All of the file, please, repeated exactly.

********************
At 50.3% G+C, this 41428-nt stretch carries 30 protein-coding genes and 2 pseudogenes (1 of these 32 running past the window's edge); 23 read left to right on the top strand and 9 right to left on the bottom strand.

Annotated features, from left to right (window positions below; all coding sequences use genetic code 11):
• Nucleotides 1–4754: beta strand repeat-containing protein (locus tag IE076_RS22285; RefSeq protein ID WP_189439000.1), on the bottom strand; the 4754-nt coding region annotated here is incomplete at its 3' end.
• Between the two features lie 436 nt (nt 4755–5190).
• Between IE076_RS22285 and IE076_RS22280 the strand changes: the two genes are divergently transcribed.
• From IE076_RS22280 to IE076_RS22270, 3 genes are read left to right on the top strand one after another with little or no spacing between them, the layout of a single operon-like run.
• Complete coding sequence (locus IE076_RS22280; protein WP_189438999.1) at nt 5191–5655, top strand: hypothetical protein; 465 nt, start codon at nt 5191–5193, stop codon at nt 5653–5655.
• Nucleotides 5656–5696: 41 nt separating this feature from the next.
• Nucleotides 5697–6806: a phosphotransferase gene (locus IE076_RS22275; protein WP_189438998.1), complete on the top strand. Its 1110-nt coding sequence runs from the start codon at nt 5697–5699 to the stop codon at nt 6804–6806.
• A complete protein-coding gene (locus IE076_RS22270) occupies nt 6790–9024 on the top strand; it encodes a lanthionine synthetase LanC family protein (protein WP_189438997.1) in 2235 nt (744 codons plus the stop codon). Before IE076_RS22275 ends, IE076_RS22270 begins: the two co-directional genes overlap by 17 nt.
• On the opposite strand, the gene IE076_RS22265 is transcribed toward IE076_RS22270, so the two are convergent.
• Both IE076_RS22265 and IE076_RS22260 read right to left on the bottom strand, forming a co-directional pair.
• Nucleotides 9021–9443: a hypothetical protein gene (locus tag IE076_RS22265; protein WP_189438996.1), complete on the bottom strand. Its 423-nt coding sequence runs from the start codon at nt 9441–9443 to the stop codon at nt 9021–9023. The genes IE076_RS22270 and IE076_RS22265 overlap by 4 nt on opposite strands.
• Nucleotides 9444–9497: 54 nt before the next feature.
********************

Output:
At 50.3% G+C, this 41428-nt stretch carries 30 protein-coding genes and 2 pseudogenes (1 of these 32 running past the window's edge); 23 read left to right on the top strand and 9 right to left on the bottom strand.

Annotated features, from left to right (window positions below; all coding sequences use genetic code 11):
• Nucleotides 1–4754: beta strand repeat-containing protein (locus tag IE076_RS22285; RefSeq protein ID WP_189439000.1), on the bottom strand; the 4754-nt coding region annotated here is incomplete at its 3' end.
• Between the two features lie 436 nt (nt 4755–5190).
• Between IE076_RS22285 and IE076_RS22280 the strand changes: the two genes are divergently transcribed.
• From IE076_RS22280 to IE076_RS22270, 3 genes are read left to right on the top strand one after another with little or no spacing between them, the layout of a single operon-like run.
• Complete coding sequence (locus IE076_RS22280; protein WP_189438999.1) at nt 5191–5655, top strand: hypothetical protein; 465 nt, start codon at nt 5191–5193, stop codon at nt 5653–5655.
• Nucleotides 5656–5696: 41 nt separating this feature from the next.
• Nucleotides 5697–6806: a phosphotransferase gene (locus IE076_RS22275; protein WP_189438998.1), complete on the top strand. Its 1110-nt coding sequence runs from the start codon at nt 5697–5699 to the stop codon at nt 6804–6806.
• A complete protein-coding gene (locus IE076_RS22270) occupies nt 6790–9024 on the top strand; it encodes a lanthionine synthetase LanC family protein (protein WP_189438997.1) in 2235 nt (744 codons plus the stop codon). Before IE076_RS22275 ends, IE076_RS22270 begins: the two co-directional genes overlap by 17 nt.
• On the opposite strand, the gene IE076_RS22265 is transcribed toward IE076_RS22270, so the two are convergent.
• Both IE076_RS22265 and IE076_RS22260 read right to left on the bottom strand, forming a co-directional pair.
• Nucleotides 9021–9443: a hypothetical protein gene (locus tag IE076_RS22265; protein WP_189438996.1), complete on the bottom strand. Its 423-nt coding sequence runs from the start codon at nt 9441–9443 to the stop codon at nt 9021–9023. The genes IE076_RS22270 and IE076_RS22265 overlap by 4 nt on opposite strands.
• Nucleotides 9444–9497: 54 nt before the next feature.